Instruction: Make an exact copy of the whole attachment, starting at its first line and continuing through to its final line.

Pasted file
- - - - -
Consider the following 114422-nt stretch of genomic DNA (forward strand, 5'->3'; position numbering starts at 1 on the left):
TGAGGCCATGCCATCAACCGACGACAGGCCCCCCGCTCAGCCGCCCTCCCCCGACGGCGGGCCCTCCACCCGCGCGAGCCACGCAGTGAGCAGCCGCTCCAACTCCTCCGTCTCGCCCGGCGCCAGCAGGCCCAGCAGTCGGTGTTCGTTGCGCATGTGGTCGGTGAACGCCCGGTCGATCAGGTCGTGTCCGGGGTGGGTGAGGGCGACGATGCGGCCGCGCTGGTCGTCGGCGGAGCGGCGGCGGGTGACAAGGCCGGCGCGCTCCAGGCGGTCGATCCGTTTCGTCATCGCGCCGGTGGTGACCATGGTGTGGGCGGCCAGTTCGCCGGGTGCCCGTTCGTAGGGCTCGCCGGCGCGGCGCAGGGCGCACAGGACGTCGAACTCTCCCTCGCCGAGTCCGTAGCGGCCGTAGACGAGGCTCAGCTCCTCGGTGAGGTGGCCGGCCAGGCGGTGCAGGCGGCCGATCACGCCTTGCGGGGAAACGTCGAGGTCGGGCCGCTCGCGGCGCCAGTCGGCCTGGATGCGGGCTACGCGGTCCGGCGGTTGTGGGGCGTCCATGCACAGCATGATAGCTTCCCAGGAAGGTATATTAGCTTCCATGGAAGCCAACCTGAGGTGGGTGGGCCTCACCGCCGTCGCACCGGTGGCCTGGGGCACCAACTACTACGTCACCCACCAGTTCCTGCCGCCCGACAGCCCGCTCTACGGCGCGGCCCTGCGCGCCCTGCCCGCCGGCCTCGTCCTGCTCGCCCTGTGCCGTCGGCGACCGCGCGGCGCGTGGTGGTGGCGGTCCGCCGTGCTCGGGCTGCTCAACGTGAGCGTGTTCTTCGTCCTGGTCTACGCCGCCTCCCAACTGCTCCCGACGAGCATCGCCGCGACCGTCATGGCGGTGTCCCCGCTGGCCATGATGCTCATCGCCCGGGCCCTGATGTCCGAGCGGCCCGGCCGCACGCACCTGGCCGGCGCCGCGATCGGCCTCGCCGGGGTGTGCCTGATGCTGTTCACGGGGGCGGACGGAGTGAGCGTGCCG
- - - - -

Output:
Consider the following 114422-nt stretch of genomic DNA (forward strand, 5'->3'; position numbering starts at 1 on the left):
TGAGGCCATGCCATCAACCGACGACAGGCCCCCCGCTCAGCCGCCCTCCCCCGACGGCGGGCCCTCCACCCGCGCGAGCCACGCAGTGAGCAGCCGCTCCAACTCCTCCGTCTCGCCCGGCGCCAGCAGGCCCAGCAGTCGGTGTTCGTTGCGCATGTGGTCGGTGAACGCCCGGTCGATCAGGTCGTGTCCGGGGTGGGTGAGGGCGACGATGCGGCCGCGCTGGTCGTCGGCGGAGCGGCGGCGGGTGACAAGGCCGGCGCGCTCCAGGCGGTCGATCCGTTTCGTCATCGCGCCGGTGGTGACCATGGTGTGGGCGGCCAGTTCGCCGGGTGCCCGTTCGTAGGGCTCGCCGGCGCGGCGCAGGGCGCACAGGACGTCGAACTCTCCCTCGCCGAGTCCGTAGCGGCCGTAGACGAGGCTCAGCTCCTCGGTGAGGTGGCCGGCCAGGCGGTGCAGGCGGCCGATCACGCCTTGCGGGGAAACGTCGAGGTCGGGCCGCTCGCGGCGCCAGTCGGCCTGGATGCGGGCTACGCGGTCCGGCGGTTGTGGGGCGTCCATGCACAGCATGATAGCTTCCCAGGAAGGTATATTAGCTTCCATGGAAGCCAACCTGAGGTGGGTGGGCCTCACCGCCGTCGCACCGGTGGCCTGGGGCACCAACTACTACGTCACCCACCAGTTCCTGCCGCCCGACAGCCCGCTCTACGGCGCGGCCCTGCGCGCCCTGCCCGCCGGCCTCGTCCTGCTCGCCCTGTGCCGTCGGCGACCGCGCGGCGCGTGGTGGTGGCGGTCCGCCGTGCTCGGGCTGCTCAACGTGAGCGTGTTCTTCGTCCTGGTCTACGCCGCCTCCCAACTGCTCCCGACGAGCATCGCCGCGACCGTCATGGCGGTGTCCCCGCTGGCCATGATGCTCATCGCCCGGGCCCTGATGTCCGAGCGGCCCGGCCGCACGCACCTGGCCGGCGCCGCGATCGGCCTCGCCGGGGTGTGCCTGATGCTGTTCACGGGGGCGGACGGAGTGAGCGTGCCG